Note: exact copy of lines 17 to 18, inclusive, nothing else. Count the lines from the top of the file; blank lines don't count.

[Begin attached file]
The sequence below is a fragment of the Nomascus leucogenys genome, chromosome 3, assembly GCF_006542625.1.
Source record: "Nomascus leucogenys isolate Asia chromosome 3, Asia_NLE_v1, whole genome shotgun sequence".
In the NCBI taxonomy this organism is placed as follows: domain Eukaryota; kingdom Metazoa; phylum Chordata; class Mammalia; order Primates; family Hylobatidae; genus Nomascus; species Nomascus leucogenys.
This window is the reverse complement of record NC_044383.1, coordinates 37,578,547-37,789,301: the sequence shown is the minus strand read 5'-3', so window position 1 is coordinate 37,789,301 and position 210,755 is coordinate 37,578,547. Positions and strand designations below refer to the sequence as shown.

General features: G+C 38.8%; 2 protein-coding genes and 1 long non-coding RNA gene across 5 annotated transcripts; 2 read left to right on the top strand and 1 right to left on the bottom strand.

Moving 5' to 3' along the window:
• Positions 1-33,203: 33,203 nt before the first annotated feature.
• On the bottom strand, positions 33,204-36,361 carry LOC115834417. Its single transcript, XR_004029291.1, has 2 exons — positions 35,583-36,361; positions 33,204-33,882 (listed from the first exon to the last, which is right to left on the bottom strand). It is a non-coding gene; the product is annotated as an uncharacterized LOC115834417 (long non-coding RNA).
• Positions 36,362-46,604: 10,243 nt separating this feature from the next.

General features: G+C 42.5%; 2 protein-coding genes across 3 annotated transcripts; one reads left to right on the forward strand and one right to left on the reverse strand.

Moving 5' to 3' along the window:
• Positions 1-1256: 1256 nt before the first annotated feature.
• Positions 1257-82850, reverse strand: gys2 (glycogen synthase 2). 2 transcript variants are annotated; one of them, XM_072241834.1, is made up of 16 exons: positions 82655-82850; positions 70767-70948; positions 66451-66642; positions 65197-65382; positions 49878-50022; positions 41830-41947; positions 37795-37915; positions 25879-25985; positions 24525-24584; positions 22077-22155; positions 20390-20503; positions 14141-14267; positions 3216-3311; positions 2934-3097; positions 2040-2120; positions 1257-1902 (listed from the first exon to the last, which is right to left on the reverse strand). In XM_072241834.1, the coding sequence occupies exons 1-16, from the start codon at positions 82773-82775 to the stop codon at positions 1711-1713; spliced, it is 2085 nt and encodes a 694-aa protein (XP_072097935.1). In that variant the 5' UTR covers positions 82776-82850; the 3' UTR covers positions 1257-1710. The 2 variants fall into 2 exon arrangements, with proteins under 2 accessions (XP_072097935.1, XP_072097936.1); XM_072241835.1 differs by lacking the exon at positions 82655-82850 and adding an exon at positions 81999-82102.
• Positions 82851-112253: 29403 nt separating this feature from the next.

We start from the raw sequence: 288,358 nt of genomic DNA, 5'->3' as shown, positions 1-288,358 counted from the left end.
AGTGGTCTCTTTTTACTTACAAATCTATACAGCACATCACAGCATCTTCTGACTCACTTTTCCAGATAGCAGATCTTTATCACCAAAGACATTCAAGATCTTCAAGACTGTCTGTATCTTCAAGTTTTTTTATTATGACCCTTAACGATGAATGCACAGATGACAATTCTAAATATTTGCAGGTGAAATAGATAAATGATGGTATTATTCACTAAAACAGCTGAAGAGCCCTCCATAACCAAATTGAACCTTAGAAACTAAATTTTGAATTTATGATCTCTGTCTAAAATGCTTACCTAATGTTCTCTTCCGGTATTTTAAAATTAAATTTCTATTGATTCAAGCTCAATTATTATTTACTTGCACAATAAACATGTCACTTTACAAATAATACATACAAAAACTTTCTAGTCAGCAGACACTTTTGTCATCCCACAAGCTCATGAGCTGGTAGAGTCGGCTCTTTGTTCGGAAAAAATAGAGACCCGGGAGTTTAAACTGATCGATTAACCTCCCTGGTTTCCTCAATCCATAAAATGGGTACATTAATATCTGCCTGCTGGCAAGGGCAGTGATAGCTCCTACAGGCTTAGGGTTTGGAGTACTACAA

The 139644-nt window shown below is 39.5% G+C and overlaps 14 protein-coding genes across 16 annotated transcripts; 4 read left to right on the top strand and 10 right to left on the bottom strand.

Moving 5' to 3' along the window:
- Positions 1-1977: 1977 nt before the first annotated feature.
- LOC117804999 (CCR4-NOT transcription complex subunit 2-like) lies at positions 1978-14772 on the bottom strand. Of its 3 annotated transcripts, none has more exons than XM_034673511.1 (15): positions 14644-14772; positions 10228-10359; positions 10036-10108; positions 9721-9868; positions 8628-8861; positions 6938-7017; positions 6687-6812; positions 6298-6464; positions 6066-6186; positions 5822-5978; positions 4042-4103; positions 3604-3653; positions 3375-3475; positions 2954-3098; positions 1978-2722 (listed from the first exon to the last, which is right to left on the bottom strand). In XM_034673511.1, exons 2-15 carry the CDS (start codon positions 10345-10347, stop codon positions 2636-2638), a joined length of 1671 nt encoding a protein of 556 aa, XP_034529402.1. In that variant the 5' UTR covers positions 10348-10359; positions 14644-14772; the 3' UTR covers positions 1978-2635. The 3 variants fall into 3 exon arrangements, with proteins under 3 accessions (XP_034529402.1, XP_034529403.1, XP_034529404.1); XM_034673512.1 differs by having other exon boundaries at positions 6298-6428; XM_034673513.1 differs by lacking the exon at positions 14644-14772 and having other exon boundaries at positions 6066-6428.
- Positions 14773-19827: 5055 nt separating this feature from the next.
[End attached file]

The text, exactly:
The 139644-nt window shown below is 39.5% G+C and overlaps 14 protein-coding genes across 16 annotated transcripts; 4 read left to right on the top strand and 10 right to left on the bottom strand.

Moving 5' to 3' along the window: